1) For me, it was better to use the puzzle mode and learn to recall it in my mind as a printed picture and not my handwritten notes. My learning style is best with this technique; I could then zoom in/out in my head to the process associated with the test question, and see where it was in relation to other processes
a) I didn't draw this mind image down to the next level of drill down for each process (description and list of ITTOs), but it probably wouldn't have been a bad idea and I probably would have passed test 8 if I had
- I started reading portions of the PMBOK to study incorrect answers on test 1 but it actually confused me so I stopped
○ I did NOT find it useful to read the book at all; I'm sure it will be handy later as a reference but in terms of preparing for the test I didn't use it or any other book to prepare. Some people may have a different learning technique and like reading everything but for me it was overwhelming and did not help
- It has been over a year since I took my prep class (Project Management Academy) and while I did use some of the quick sheets as a reference when I would review practice tests I didn't use any of the other materials to study for the test

Exam Day
- I was incredibly nervous even after a good night's sleep and a morning jog
○ I spent a little time reviewing the processes chart on the PM Sheet (Pro) app and writing down some formulas but I ended up spending most of my time psyching myself up by repeating "you are going to pass this test" over and over again in my head and trying to stay calm and collected. I could tell I was starting to panic at the thought of failing and wanted to remain focused
- The Pearson Vue testing center I went to was in a large office building
○ I had driven there about 3-4 times already and walked in once to find the testing center so I knew where to go
§ There was a sign on the door saying I couldn't go in unless I had a test that day; not sure if this is standard
○ I pretty much new what to expect after viewing a few videos on YouTube, looking over the Pearson Vue site and reading the lessons learned
§ They DO have earplugs available for you or you can use the noise reducing headphones plugged into your test cube, just ask for the earplugs if you want them
§ My test center had a calculator you could take in with you but I also had the option of using one on the screen (I liked using the manual one)
§ I got a multipage laminated legal sized writing notebook and a fine tip marker to use as scratch paper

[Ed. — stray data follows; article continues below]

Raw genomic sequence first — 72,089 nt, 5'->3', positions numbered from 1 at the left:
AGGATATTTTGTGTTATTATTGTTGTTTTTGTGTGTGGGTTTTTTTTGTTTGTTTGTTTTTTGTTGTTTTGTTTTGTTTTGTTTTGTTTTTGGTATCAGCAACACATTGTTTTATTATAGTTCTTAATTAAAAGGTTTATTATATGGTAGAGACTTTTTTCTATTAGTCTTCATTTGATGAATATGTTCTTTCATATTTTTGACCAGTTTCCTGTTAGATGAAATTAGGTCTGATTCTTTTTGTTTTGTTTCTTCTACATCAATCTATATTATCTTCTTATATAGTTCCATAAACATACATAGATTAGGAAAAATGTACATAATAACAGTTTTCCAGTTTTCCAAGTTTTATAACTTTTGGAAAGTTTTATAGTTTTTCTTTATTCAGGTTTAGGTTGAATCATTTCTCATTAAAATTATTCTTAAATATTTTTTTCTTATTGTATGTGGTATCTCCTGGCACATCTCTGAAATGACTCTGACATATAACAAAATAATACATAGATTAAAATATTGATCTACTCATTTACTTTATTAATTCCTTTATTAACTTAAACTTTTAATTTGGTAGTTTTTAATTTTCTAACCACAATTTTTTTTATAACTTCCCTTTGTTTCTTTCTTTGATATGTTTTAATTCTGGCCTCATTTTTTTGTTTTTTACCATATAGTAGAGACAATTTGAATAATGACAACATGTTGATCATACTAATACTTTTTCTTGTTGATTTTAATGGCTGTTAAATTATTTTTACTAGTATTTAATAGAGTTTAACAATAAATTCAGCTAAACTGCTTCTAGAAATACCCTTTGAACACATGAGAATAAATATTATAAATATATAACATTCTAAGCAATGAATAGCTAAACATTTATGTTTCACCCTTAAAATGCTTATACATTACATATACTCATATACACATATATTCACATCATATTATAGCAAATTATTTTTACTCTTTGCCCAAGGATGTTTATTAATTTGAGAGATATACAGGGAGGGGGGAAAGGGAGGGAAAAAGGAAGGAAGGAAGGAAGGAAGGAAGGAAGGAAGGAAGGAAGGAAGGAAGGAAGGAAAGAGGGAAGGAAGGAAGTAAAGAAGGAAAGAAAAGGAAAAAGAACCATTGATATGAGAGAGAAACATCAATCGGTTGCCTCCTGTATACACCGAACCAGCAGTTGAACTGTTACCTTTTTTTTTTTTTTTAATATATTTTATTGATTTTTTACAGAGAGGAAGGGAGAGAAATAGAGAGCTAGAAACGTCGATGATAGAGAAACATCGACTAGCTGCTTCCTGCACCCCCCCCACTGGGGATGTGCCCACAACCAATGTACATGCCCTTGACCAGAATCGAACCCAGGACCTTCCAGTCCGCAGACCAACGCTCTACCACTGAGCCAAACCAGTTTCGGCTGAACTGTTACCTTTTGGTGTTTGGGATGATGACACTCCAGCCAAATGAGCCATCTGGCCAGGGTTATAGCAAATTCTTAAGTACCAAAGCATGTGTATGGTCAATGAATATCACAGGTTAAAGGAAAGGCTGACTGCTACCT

□ The marker didn't really erase so I would have to scratch out things
□ I never used more than one page
§ The proctors had me turn out my pockets, remove my glasses and pat myself down the first time I went in, but not when I returned from my break. I don't think this is standard procedure so expect to repeat everything each time you enter
○ The bathroom was actually outside of the testing center and I had to walk down the hall to get to it when I went on break. Might be different for other testing venues
- The test itself looks and is worded differently than the PrepCast tests, but not in any extreme ways
○ There is a simulator that you can use on the Pearson website that can give you a feel of the interface for test day if you want to check it out before hand
§ It doesn't simulate the review experience but it's pretty similar to the PrepCast tests
§ As someone mentioned prior, the timer at Pearson is in minutes not hours
○ It's hard to explain how the questions are different (and you basically sign an NDA before the test so I couldn't tell you specifically anyway) but they just are. For me, some were much simpler and some were much harder. I ended up flagging a lot more for review than I usually did on the PrepCast tests
- I took basically the whole 4 hours to take the test
○ As stated before I flagged a lot of questions for review, probably twice as much or more than on my practice tests, but I was still able to review them all (I started to speed review the last 10 or so) before the timer ran out
○ I took one bathroom break around the 2 hour mark for about 7-8 minutes and finished the exam with less than 4 minutes on the clock
○ I think I started to cry a little bit when I saw my congrats screen lol. So happy it was all over and I DID IT
○ You get a printout of your results when you leave with your pass/fail and breakout by process group. It's nice to see that PASS and Above Target everywhere after all of that hard work

If I can do it, you can do it too. Just train yourself for the marathon that is this test. Good Luck!
Last edit: by Inge Tomlin.

How I Trained for This Marathon and Came in First Place (First Try all ATs) 8 months 2 days ago #19300

  • Elizabeth Harrin
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Congratulations, Inge! What a marathon, but you got there!
Elizabeth Harrin